Is it Safe to Get Dental Work While Pregnant?

Is it Safe to Get Dental Work While Pregnant?

June 20, 2021

Pregnancy can be a busy and exciting time that’s filled with doctor’s appointments and checkups, so you might be wondering if you can add visiting your dentist to your medical to-do list.

Good oral care is just as critical during your pregnancy as it is during any other time. You may even be more susceptible to some dental issues during pregnancy that could put your teeth at risk. 

Whether you’re worried about routine dental care during pregnancy or an unexpected dental emergency, we can put your mind at ease. Here is what you should know about having dental work done while pregnant.

Is it Safe to Get Dental Work While Pregnant?

The short answer to this question is yes, but of course, each specific situation may vary. Depending on what you need or want to have done, your dentist may be able to accommodate you throughout most of your pregnancy safely.

Routine checkups, extractions, and even x-rays are perfectly safe during your pregnancy, though your dentist will take extra precautions to keep you and your baby safe. Be sure to let your dentist and dental staff know about your pregnancy as soon as possible so they can ensure a safe, pleasant visit for you during your pregnancy.

Dental Problems During Pregnancy

Pregnancy can leave you more susceptible to some dental issues. For example, hormonal and dietary changes during pregnancy can lead to dental problems that should be treated as soon as possible.

Pregnancy Gingivitis

Pregnancy hormones can trigger inflammation in your gums, commonly referred to as pregnancy gingivitis. Bleeding gums and sore spots from this gingivitis may make brushing more uncomfortable. Still, your dentist will likely recommend that you increase the number of daily cleanings to keep the inflammation from turning to infection.

Don’t leave gingivitis untreated during pregnancy. It can lead to infections and more serious dental problems that could even trigger preterm birth. Speak to your dentist if you suspect that you have developed gingivitis during your pregnancy.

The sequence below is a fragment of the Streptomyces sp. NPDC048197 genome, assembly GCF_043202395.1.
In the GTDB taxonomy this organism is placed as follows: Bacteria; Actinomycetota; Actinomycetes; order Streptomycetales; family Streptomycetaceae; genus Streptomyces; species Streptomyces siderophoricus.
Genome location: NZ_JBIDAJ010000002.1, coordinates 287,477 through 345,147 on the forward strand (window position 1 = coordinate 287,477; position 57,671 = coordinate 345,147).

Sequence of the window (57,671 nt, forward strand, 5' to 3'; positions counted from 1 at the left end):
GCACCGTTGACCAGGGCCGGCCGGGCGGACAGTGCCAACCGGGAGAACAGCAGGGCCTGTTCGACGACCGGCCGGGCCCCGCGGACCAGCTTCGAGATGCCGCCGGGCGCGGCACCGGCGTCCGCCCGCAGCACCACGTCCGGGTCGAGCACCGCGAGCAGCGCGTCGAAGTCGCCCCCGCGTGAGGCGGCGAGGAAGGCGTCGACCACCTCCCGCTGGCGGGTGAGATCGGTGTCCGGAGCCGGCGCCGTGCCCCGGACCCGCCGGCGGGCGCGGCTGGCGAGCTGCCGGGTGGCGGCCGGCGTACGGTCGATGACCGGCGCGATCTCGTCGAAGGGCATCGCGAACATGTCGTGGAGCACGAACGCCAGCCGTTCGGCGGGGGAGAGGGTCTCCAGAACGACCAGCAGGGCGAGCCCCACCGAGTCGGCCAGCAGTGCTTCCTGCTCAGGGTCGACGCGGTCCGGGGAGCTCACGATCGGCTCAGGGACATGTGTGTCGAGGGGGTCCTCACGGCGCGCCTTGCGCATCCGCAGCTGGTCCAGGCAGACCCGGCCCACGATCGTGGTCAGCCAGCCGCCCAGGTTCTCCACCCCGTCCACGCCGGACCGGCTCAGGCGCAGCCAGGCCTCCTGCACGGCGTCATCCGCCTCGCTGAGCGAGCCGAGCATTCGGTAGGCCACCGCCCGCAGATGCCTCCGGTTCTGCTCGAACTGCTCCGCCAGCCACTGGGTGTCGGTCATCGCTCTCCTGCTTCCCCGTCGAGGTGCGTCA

Higher Risk of Tooth Decay

Giving in to those pregnancy cravings can lead to a higher risk of tooth decay, particularly if you choose sweet or high-carb foods. Morning sickness can make you want to skip brushing. And the exhaustion associated with pregnancy can make it challenging to keep up with your regular dental hygiene routine.

Cavities during pregnancy can be painful, and while getting dental fillings during pregnancy can be done, it can also be an inconvenience that most people would rather avoid. Avoid tooth decay by keeping up with your brushing and flossing routine, so your teeth stay healthy.

Pregnancy Tumors

For some women, overgrowths of skin on the gums can make dental hygiene painful and unpleasant. These growths are referred to as pregnancy tumors, though they are not actual tumors but swelling in the skin between the teeth. 

Pregnancy tumors aren’t life-threatening, but they can be painful and inconvenient. If they grow too large, your dentist may recommend that you have the tumors removed. These tumors can be sore and raw, bleed easily, but fortunately, they tend to disappear soon after you give birth.

X-rays and Extractions

Modern technology means that dental x-rays are safer than ever, even during pregnancy. Your dentist may take extra precautions such as protecting your abdomen and thyroid while taking the x-rays. Still, it’s generally relatively safe to have your teeth x-rayed during pregnancy.

Extractions are also safe during pregnancy, but you may be limited in your choice of anesthesia. While local anesthetics are typically fine, other forms of sedation may need to wait until after you give birth. 

Special Considerations During Pregnancy

While much of your routine and even some emergency dental procedures are fine while you’re pregnant, some cosmetic procedures should wait until after you give birth. Any procedure that uses prolonged exposure to chemicals should wait, including teeth whitening procedures.

It’s best to have any dental treatments done during the second trimester of your pregnancy, after the morning sickness and heightened gag reflex of the first trimester. During the third trimester, it’s not advised that you lay on your back for an extended period of time.

As tempting as it may be to let your dental care slide during pregnancy, stick with your usual brushing and flossing, and don’t skip your dental checkups. A healthy mouth is essential both during and after your pregnancy, so make sure that you prioritize your dental health with professional oral care.

Prioritize Oral Health During Pregnancy

At Carrie Muzny DDS, we understand what an exciting and joyful time that pregnancy can be. We also know that you may have questions and concerns about undergoing any dental treatments during your pregnancy.

We are here to answer any questions you may have and ensure that your teeth and gums remain healthy throughout your pregnancy and beyond. We provide preventive, restorative, and cosmetic dental services to keep your smile looking great at every stage in your life.

Contact us today to schedule a visit or speak to one of our experienced staff about your pregnancy-related dental questions.

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